Class I Beaver Creek, AK

Wild & Scenic Beaver Creek (Confluence with Champion Creek to NE corner of T12N, R6E, Fairbanks Meridian)

Beaver Creek National Wild and Scenic River has its headwaters in the White Mountains, north of Fairbanks, Alaska. The river flows west past the jagged limestone ridges of the White Mountains before flowing to the north and east, where it enters the Yukon Flats and joins the Yukon River. It is one of the few road accessible streams in Alaska with a Wild and Scenic designation. The first 127 miles of Beaver Creek were designated a National Wild and Scenic River by the Alaska National Interest Lands Conservation Act in 1980. The last 16 miles of designated Wild and Scenic River lie within the Yukon Flats National Wildlife Refuge. Beaver Creek has long been a popular destination for river adventurers as the river's clear water, modest Class I rapids, and unparalleled scenery make for a relaxing trip. Floating Beaver Creek can take from 7 days to 3 weeks to complete. For shorter trips, arrangements can be made with an air taxi for a gravel bar pick-up near Victoria Creek. Others continue for several more weeks onto the Yukon River and take out at the bridge on the Dalton Highway. This 360-mile trip has been called the longest road-to-road float in North America. (Source:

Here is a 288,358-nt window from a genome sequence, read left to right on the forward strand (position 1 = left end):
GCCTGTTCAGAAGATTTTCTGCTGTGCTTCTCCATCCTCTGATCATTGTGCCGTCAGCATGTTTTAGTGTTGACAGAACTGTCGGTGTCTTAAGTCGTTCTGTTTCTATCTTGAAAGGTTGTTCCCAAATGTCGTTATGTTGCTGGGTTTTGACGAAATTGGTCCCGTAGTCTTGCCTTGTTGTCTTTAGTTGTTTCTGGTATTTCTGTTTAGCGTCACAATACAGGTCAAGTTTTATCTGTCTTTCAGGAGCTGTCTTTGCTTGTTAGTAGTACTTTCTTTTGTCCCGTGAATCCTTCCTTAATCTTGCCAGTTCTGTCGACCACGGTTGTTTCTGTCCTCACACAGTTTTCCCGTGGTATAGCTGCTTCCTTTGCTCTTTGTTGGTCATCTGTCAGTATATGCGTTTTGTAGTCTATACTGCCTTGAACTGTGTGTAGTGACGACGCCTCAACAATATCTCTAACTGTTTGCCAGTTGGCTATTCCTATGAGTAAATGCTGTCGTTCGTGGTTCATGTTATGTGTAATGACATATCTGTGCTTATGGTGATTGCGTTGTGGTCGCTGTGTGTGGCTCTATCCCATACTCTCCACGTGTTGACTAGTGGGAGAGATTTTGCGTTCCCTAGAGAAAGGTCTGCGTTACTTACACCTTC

Section Details

Trip Length Multiday, 127.0 Miles
Fishing Yes
Camping Yes
Permit No
Manager Bureau of Land Management, White Mountains National Recreation Area
Wild & Scenic Yes
Water Trail No
Partner Information
Photo Credit: Bob Wick, Bureau of Land Management